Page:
If you want to install cgminer from source, go here: (

On x86 Ubuntu you can install it from the package manager

$ apt-cache search cgminer
cgminer - multi-threaded multi-pool Bitcoin miner
$ sudo apt-get install cgminer

THe cgminer version available that way is modern enough to support the Antminer U3 out of the box. It may be that your Bitcoin miner isn't supported with the pre-built binary for Ubuntu, and you'll instead have to compile from source. If so, go through the instructions in the Github repository.

I tried setting this up using ARM-based Linux Single Board Computers (e.g. Raspberry Pi) but did not have success. With the Debian version on the the hardware I tried (the C.H.I.P. and the Orange Pi Zero2) the cgminer version did not support the Antminer U3. I tried compiling from source with no luck.

The problem with using cgminer is that it's a CURSES based application and it doesn't fit well as a background process. But we want it to run 24 hours a day, dictating that it be a background process.

cgminer in the background using screen

Fortunately there's a screwball way to proceed that's kind of ingenuous. The screen application is normally meant to interactively to maintain multiple terminal sessions in one terminal window.

Let's start with this command:

screen -LdmS cgminer /usr/bin/cgminer --config /home/david/cgminer.conf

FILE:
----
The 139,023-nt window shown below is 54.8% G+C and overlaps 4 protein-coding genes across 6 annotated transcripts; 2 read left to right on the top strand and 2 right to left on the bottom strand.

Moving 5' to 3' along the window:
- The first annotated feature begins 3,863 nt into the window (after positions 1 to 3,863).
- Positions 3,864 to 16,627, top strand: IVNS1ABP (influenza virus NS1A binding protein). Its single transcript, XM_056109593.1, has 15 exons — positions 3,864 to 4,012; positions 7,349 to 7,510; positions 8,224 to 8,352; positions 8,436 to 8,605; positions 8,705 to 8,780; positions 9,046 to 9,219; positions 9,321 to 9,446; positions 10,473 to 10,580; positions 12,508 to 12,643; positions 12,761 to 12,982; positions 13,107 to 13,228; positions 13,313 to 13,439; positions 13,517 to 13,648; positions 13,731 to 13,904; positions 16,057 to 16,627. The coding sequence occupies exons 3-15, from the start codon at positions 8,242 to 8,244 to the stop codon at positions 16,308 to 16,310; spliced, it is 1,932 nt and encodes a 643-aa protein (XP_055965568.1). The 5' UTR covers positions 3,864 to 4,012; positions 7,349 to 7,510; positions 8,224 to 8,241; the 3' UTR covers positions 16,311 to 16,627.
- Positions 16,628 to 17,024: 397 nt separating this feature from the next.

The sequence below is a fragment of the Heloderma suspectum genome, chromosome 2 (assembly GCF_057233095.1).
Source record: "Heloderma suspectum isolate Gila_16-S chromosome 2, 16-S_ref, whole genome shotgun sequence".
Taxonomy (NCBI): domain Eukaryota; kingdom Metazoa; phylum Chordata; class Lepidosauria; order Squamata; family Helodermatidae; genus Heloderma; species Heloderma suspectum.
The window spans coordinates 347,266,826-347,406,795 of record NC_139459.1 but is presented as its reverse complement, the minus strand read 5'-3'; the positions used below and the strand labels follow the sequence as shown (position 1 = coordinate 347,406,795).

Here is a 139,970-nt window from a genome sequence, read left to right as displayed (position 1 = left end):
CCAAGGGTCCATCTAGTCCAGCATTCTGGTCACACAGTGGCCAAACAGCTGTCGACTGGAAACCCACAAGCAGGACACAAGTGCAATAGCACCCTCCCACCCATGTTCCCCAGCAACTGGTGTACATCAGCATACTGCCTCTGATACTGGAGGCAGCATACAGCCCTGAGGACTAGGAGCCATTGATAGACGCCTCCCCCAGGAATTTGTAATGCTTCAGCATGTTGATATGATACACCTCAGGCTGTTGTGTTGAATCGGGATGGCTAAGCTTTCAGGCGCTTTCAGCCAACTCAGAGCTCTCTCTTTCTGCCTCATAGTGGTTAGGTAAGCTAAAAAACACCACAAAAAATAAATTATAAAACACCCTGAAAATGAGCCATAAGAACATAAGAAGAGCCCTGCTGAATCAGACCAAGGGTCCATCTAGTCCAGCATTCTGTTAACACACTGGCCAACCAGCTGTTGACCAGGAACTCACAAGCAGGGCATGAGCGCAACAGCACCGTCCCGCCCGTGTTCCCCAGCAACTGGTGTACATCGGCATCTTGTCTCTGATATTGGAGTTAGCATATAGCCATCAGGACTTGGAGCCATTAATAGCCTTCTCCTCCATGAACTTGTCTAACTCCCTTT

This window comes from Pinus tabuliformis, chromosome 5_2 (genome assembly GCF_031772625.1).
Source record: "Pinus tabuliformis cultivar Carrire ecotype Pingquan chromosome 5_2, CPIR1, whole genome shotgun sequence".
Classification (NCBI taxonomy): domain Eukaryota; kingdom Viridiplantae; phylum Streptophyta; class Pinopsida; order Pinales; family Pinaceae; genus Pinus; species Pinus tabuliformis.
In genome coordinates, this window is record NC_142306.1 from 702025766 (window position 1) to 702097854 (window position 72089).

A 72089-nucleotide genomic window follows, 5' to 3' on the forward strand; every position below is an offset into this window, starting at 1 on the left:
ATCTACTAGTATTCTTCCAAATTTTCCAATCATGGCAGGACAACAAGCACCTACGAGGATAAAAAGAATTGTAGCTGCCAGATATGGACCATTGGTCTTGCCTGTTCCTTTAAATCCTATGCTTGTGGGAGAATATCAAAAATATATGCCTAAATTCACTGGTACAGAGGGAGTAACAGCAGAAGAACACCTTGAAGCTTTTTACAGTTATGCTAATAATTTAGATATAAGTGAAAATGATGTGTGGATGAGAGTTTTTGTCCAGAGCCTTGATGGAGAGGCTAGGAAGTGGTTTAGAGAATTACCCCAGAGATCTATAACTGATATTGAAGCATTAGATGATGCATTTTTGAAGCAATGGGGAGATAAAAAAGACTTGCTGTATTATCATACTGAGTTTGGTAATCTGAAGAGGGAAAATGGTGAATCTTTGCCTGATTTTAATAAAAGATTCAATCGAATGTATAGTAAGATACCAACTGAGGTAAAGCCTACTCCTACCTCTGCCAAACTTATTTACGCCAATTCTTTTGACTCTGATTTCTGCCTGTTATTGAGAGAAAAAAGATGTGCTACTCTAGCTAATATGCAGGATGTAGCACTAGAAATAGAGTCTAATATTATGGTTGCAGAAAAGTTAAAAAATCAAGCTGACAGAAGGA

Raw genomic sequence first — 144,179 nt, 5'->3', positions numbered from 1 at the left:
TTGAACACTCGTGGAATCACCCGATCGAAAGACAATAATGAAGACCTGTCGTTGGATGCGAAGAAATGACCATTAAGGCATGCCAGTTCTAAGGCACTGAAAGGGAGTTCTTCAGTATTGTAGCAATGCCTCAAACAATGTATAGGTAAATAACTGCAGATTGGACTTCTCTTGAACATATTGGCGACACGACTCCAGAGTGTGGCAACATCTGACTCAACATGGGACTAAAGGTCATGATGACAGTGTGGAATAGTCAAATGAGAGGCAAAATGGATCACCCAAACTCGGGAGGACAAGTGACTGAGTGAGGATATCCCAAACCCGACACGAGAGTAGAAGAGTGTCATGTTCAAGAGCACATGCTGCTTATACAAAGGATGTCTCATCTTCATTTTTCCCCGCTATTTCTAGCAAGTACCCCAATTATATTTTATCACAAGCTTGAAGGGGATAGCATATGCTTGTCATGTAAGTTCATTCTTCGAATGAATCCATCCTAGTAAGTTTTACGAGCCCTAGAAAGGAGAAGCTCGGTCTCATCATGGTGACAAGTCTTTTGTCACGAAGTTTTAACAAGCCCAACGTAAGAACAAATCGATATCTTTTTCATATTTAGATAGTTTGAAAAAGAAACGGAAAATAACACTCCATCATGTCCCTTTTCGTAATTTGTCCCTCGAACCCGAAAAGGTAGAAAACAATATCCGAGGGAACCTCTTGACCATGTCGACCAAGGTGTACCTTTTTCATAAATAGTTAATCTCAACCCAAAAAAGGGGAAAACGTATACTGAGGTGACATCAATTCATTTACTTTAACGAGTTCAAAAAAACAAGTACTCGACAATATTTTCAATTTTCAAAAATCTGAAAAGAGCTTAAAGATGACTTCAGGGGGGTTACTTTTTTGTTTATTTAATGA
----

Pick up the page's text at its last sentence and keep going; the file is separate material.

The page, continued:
The options are:

  • -L turns on logging of output in each window
  • -d -m Starts the screen process in detached mode, creating a new session without attaching to it. This is great for system-level startup scripts like what we'll do in a minute.
  • -S cgminer sets the session name

The rest is a command-line to run, namely the cgminer command pointing to a configuration file.

$ cat cgminer.conf
"pools" : [
                 "url" : "stratum+tcp://",
                "user" : "reikiman.worker1",
                "pass" : "anything-at-all"
       "api-listen" : true,
       "api-port" : "4028",
       "expiry" : "120",
       "failover-only" : true,
       "log" : "5",
       "no-pool-disable" : true,
       "queue" : "2",
       "scan-time" : "60",
       "worktime" : true,
       "shares" : "0",
       "kernel-path" : "/usr/local/bin",
       "api-allow" : "0/0",
       "icarus-options" : "115200:1:1",
       "icarus-timing" : "3.0=100"

Here's where you configure the pool configuration. Again, feel free to connect your hardware to my account, I won't mind ;-)

If running this manually from the command-line, use sudo as so:

sudo screen -LdmS cgminer /usr/bin/cgminer --config /home/david/cgminer.conf

Once you've run this, you can connect to the screen session as so:

screen -d -r cgminer

The display may look like what's in the image at the top of this posting. If your configuration is correct, cgminer will connect to the mining pool and start retrieving blocks. The other parts of the display will start showing a hashing rate, and information about each block will be printed as the blocks are processed.

The hash rate is shown here:

(5s):18.29G (1m):14.36G (5m):14.32G (15m):14.31G (avg):16.14Gh/s